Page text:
Alkali Extraction of Kraft Pulp Fibers: Influence on Fiber and Fluff Pulp Properties
Journal article, 2012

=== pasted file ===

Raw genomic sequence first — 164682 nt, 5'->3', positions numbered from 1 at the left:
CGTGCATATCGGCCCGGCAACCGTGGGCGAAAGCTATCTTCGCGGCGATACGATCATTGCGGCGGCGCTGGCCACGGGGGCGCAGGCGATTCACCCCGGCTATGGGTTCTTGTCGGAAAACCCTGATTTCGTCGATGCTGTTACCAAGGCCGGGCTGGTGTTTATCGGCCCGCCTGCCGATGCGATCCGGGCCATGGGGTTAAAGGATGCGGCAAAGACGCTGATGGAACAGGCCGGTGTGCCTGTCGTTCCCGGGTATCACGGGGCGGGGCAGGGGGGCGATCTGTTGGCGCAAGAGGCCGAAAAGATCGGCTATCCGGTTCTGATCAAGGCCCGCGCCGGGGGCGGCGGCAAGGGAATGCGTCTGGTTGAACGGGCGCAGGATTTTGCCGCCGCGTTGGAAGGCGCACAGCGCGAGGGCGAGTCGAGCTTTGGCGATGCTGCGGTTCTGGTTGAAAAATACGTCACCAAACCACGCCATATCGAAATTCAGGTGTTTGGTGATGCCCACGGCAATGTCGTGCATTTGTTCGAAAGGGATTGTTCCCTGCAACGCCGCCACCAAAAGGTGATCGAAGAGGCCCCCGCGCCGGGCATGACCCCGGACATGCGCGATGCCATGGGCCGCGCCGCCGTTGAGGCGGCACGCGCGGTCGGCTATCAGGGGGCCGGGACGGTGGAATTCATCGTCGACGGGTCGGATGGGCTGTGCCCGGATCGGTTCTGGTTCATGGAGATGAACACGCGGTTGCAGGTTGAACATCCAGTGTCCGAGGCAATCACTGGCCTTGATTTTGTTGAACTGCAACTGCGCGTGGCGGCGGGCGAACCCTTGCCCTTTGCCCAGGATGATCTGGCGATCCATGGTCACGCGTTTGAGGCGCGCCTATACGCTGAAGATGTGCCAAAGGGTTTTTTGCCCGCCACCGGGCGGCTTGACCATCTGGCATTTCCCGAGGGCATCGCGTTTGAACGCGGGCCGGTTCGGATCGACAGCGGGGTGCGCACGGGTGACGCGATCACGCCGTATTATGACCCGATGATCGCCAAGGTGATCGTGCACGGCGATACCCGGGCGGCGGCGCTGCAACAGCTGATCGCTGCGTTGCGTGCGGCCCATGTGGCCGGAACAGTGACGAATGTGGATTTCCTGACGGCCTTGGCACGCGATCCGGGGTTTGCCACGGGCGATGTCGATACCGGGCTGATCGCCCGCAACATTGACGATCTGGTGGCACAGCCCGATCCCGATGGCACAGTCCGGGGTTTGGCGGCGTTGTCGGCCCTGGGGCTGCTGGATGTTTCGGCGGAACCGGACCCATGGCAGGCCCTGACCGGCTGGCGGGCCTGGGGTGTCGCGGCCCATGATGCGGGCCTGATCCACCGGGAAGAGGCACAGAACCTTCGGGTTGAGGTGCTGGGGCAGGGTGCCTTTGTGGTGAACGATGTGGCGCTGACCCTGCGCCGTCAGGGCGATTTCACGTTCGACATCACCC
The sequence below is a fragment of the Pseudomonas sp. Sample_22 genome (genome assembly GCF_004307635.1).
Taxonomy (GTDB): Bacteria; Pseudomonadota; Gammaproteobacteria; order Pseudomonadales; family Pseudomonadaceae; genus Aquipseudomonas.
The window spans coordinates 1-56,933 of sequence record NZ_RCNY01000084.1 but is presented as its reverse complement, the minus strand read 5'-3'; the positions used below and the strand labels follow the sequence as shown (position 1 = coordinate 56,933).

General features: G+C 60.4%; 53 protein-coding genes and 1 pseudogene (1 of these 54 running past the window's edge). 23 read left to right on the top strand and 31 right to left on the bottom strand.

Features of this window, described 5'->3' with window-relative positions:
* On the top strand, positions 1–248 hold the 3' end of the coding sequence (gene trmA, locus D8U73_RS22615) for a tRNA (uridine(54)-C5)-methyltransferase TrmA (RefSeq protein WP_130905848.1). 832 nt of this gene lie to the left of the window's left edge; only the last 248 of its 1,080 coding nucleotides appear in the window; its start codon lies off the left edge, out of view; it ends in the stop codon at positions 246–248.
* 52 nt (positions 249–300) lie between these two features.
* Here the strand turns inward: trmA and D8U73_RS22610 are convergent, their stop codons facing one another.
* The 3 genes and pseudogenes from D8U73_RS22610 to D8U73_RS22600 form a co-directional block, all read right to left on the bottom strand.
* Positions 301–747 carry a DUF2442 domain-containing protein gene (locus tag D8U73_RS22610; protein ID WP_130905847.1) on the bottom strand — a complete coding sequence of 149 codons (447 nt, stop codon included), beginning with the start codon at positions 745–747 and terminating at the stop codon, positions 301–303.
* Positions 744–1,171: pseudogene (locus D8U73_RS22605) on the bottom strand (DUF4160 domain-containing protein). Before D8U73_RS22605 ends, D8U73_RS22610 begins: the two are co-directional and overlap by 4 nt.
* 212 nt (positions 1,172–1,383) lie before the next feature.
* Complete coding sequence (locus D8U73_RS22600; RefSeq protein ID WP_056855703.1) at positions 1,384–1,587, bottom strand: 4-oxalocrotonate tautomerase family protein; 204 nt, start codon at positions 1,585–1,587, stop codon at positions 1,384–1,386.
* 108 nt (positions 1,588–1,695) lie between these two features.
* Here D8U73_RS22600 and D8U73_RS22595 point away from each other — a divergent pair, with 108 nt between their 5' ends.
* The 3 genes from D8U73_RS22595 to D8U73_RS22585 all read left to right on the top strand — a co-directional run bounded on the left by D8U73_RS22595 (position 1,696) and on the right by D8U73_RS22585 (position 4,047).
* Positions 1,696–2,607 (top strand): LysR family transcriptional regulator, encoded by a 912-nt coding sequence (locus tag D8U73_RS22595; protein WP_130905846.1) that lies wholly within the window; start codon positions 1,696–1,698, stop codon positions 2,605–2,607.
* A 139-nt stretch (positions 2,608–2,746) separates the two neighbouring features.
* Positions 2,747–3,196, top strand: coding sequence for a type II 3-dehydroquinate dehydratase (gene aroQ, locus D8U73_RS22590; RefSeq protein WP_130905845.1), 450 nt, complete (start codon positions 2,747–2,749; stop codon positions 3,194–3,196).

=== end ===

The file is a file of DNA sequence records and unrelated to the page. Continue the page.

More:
The importance of hemicelluloses for the papermaking properties of pulp fibers is well documented. In the patent literature, it can be seen that there is also an interest in this type of modification of pulp fibers for use in absorption products. In this study, a Scandinavian softwood kraft pulp and a birch kraft pulp were alkali extracted at 3 different concentrations of NaOH (2%, 4% and 8% NaOH in the suspension). The alkali extraction removed a large part of the hemicelluloses from the pulp fibers and decreased the content of the charged groups. After extraction, the pulps were dried in the form of sheets (approx. 600 g/m(2)). The alkali extracted pulp fibers exhibited a greater decrease in swelling when re-wetted than untreated pulp. A significant increase in the curl index after extraction with 4% and 8% NaOH was also noted. The tensile strength index of the formed sheets increased at the lowest concentration of NaOH and, at the higher concentrations, a decrease was observed. The pulp sheets were dry defibrated at different defibration intensities and the performance of the resulting pulps in fluff pulp applications was studied. The air-laid fiber networks of softwood pulp fibers showed higher network strength than the networks of birch pulps. The birch pulp extracted at the highest alkali level tended to give the highest network strength. The results from the network strength tests also indicated that the increased curl of the fibers from the softwood pulp extracted at the highest alkali level rendered a more flexible fiber network. In water absorption tests, the alkali treated softwood fibers tended to give networks with a somewhat enhanced water holding capacity under pressure.